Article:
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Couple who wed a month before the D-Day landings look back on 70 years together
Updated 11:15am Thursday 8th May 2014 in News
It was a whirlwind wartime romance for Gwen and Joe Major as D-Day loomed.
But it has stood the test of time as the couple celebrate 70 years together.
D-Day veteran Joe met Gwen by chance. From that day they were inseparable – they married five months later.
Both were in the Army during the Second World War and Gwen, originally from Kent, believes she and her husband, who comes from Scotland, would never otherwise have met.
Joe, 91, was in the Royal Signals, while Gwen, 88, was serving in the Auxillary Territorial Service delivering rations to troops and prisoners of war. They met on Christmas Eve 1943 when one of Gwen’s Scottish friends suggested going to watch tenor singer Joe perform at a pub in Dorking, Surrey.
“She was after him, but when I got there I thought ‘not on your nelly, he’s mine’,” said Gwen.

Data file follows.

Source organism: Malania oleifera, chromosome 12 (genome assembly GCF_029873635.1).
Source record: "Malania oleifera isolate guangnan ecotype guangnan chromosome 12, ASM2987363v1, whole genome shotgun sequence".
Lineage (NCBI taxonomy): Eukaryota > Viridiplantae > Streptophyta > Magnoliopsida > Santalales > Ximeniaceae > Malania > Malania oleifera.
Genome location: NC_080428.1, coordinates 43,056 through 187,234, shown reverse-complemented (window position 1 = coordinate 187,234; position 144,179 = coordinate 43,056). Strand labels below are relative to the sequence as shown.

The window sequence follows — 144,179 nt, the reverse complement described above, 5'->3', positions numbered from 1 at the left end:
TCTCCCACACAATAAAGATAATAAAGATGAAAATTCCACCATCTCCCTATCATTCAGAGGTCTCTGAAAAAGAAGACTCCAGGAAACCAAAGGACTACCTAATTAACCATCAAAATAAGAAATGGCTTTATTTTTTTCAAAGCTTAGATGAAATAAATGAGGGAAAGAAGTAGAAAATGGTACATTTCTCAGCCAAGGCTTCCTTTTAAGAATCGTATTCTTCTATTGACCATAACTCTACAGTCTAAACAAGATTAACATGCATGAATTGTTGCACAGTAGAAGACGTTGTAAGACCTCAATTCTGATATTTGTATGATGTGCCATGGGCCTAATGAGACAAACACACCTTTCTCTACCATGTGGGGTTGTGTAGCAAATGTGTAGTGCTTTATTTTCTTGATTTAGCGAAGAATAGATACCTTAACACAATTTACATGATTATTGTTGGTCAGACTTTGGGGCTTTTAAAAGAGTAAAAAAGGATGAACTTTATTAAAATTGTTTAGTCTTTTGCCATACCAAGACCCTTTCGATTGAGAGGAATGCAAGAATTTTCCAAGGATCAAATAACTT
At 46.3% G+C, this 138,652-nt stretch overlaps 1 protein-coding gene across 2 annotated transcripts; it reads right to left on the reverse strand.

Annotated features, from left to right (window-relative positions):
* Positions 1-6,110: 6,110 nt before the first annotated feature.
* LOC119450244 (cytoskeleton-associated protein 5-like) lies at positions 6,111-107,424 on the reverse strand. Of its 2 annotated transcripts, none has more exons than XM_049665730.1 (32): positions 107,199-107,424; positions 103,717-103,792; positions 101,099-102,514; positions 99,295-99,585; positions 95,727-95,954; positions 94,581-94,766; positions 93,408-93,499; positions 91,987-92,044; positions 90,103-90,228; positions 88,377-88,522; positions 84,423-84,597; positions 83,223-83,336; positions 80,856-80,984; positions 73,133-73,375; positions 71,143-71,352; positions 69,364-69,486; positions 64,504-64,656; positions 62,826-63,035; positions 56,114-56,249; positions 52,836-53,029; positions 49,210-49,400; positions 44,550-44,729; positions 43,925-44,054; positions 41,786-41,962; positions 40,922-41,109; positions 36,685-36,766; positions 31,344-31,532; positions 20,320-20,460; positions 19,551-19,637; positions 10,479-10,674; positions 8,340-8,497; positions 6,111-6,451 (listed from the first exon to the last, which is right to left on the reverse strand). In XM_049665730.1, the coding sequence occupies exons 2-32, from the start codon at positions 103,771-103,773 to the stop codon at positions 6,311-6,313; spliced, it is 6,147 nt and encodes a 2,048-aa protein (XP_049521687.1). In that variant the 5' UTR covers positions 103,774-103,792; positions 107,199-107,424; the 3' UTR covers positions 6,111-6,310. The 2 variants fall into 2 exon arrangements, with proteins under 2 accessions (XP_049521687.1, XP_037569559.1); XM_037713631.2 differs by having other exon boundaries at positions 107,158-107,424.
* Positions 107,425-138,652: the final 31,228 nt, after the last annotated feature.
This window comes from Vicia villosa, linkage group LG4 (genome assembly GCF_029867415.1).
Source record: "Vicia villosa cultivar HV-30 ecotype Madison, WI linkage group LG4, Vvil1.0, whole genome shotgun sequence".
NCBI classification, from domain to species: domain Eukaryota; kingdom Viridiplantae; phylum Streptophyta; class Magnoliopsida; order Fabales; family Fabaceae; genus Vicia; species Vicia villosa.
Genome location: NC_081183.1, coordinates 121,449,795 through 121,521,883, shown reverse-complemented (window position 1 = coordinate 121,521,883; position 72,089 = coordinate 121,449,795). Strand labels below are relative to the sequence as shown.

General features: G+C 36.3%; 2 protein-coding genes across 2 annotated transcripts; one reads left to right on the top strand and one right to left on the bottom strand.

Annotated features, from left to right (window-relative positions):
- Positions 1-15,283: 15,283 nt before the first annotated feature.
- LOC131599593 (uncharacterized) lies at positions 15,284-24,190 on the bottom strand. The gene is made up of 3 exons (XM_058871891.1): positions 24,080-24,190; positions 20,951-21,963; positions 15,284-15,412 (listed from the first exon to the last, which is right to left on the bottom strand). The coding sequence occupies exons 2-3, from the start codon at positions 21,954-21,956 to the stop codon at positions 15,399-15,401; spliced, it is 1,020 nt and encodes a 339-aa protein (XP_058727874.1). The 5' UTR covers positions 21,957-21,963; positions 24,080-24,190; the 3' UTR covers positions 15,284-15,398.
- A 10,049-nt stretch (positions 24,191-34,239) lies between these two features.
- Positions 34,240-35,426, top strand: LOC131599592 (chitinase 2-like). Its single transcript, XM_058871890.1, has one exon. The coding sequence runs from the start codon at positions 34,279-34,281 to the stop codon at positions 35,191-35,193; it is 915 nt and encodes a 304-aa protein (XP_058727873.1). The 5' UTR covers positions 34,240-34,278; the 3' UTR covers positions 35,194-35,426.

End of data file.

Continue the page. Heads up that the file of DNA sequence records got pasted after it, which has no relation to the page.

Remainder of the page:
Joe asked Gwen if she would join him outside for some fresh air and they got talking. They married in Ashford, Kent, just a month before D-Day when the Allies landed in France. “It was a short courtship, but we knew it was right. The war was on and you never knew what was going to happen” said Gwen.
Joe, who was in the Royal Signals, landed on Arromanches beach, part of the Gold Beach landing zone on D-Day.
However, Gwen was not to receive word that Joe had safely made it through for another six weeks when the standard Ministry of Defence card arrived, which said “I’m well, see you one day”.
It was ten months before she saw her husband again.
The couple moved from Scotland to Southampton 58 years ago.
Gwen worked at the Gaumont Theatre, now The Mayflower Theatre, as a cashier and Joe was a butcher for many years at the Roles butchers in St Marys Street. The couple had four children and are now grandparents of ten, great-grandparents of seven and have one great-great grandson.
“It’s been wonderful – we have had a good marriage, I have got a good husband,” said Gwen, who recommended couples talk about their problems rather than argue.
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